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Erik Visits an American Grave, Part 885

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This is the grave of Kid Nichols.

Born in 1869 in Madison, Wisconsin, Charles Nichols grew up as a working class kid, the son of a butcher. The family moved to Kansas City when he was young. He became a star baseball player in the early years of the sport. In particular, he became a stud pitcher by the time he was a teenager. He signed with the minor league Kansas City team in the Western League 1887 and spent the next three pitching for minor league teams in KC, Memphis, and Omaha, becoming dominant.

This led the Boston Beaneasters to sign Nichols before the 1890 season. He was immediately dominant, going 27-19 in his first season, leading the league in strikeout to walk ratio and shutouts, with 7. Like a lot of these early pitchers who threw ridiculous numbers of innings, he was more a pitch to contact guy, only striking out 222 batters in 424 innings. Simply reducing the number of pitchers per inning compared to the present can lead to a lot more innings thrown. For the next decade, Nichols was one of the best pitchers in the major leagues and perhaps the best pitcher of the 1890s. He had seven years of 30 plus wins and 10 years in a row of 20 plus wins. Wins meant more back then too, since pitchers usually threw the whole game instead of the 5 innings of the present. According to the Baseball Reference Wins Above Replacement statistic, Nichols passed 10 WAR an absurd four times with his best year his rookie campaign, with an astounding 12.9 WAR. 1893, 1897, and 1898 were his other truly great years, but really, he was awesome all the way through 1899. He had a touch of pop as well, with 16 home runs over his career, though little contact. Not bad for a pitcher.

Things slipped a bit in 1900 and though he was still pretty good in 1901, he decided to retire, buying a minor league club in 1901. In some ways, this is a bummer, because his overall career numbers would be even better had he kept going. In 1904, the St. Louis Cardinals convinced Nichols to come back and he had one more very good year, going 21-13 and putting up a 6 WAR. But things fell apart the next year and the Cardinals cut him. The Philadelphia Phillies picked him up and he gave them some OK starts before imploding in a few starts in 1906, at which point he retired.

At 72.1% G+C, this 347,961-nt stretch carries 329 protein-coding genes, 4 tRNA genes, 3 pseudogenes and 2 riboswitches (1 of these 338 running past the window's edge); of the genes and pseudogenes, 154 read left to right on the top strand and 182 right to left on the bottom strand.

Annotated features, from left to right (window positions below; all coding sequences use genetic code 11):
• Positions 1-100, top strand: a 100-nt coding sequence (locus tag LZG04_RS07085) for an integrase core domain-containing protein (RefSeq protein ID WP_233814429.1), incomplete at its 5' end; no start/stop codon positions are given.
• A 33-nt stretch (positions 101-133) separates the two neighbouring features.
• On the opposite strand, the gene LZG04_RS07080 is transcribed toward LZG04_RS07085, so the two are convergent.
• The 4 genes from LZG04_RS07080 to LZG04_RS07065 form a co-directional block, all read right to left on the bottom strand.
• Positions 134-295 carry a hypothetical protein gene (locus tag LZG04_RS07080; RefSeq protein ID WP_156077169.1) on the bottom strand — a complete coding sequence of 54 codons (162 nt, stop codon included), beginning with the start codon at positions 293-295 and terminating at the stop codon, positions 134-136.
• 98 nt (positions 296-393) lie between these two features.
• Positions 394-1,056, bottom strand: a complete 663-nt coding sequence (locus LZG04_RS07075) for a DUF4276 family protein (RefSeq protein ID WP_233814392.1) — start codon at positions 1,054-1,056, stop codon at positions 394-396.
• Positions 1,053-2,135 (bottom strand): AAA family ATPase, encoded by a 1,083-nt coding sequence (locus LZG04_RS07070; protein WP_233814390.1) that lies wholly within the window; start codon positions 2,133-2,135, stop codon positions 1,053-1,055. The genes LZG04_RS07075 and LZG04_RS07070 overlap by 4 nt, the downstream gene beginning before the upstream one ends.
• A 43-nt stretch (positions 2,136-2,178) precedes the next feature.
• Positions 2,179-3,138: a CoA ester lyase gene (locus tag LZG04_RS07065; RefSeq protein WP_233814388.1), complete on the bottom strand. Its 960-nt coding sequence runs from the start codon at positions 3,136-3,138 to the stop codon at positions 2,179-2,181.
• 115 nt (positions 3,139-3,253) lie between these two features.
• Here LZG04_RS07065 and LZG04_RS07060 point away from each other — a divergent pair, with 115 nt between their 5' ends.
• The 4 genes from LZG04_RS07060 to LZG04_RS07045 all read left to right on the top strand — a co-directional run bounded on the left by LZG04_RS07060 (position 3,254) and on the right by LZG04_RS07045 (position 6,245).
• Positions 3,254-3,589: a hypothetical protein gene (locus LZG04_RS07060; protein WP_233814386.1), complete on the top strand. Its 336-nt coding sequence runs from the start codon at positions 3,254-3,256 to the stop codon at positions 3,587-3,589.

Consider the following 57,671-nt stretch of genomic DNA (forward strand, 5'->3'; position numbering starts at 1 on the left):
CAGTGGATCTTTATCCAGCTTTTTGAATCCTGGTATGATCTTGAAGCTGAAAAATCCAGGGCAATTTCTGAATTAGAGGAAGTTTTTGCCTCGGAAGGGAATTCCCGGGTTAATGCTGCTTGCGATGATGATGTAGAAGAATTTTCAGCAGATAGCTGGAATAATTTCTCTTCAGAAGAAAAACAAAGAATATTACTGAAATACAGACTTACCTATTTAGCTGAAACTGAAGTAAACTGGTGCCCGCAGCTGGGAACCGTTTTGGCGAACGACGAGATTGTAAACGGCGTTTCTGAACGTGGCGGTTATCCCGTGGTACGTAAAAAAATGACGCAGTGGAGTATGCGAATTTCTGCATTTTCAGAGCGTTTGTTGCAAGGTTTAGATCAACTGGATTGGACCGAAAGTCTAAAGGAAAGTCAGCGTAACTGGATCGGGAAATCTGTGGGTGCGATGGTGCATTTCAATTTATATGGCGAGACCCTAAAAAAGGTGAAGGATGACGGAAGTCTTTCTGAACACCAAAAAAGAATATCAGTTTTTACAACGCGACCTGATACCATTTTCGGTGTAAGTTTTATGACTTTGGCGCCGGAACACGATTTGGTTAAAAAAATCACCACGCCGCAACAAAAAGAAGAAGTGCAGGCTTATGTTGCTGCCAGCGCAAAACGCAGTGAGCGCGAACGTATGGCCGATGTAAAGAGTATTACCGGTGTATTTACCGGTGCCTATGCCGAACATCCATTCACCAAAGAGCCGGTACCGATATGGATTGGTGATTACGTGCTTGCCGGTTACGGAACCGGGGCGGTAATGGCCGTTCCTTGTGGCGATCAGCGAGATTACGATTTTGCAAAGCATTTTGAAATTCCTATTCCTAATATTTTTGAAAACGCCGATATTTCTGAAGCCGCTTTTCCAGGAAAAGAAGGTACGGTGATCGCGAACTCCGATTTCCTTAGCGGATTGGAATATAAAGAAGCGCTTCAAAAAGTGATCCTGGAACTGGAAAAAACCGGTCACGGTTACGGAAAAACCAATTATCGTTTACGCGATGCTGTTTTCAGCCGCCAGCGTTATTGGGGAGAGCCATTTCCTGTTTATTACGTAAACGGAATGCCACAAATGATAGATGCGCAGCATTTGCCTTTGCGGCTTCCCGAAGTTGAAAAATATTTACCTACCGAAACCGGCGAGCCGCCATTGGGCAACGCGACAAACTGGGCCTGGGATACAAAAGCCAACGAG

In his entire career, Kid Nichols was never replaced by a relief pitcher. Not one time. Every game he started, he finished. He was a reliever himself a few times. Still, this is an insane thing for a guy with 562 career starts.

After he retired, Nichols went into the movie distribution business in the Midwest and became a regional champion bowler. In 1949, he was inducted into the Baseball Hall of Fame.

Nichols died in 1953 of cancer. He was 83 years old.

Kid Nichols is buried in Mount Moriah Cemetery, Kansas City, Missouri.

This is the 5th grave post from the 64 graves I visited on my recent trip to the south central part of the U.S. If you would like this series to visit other great pitchers, you can donate to cover the required expenses here. According to Baseball Reference’s JAWS stat, Nichols is the 4th best pitcher of all time. Cy Young, who is 2nd, is in Peoli, Ohio, and Grover Cleveland Alexander is in Saint Paul, Nebraska. Previous posts in this series are archived here.

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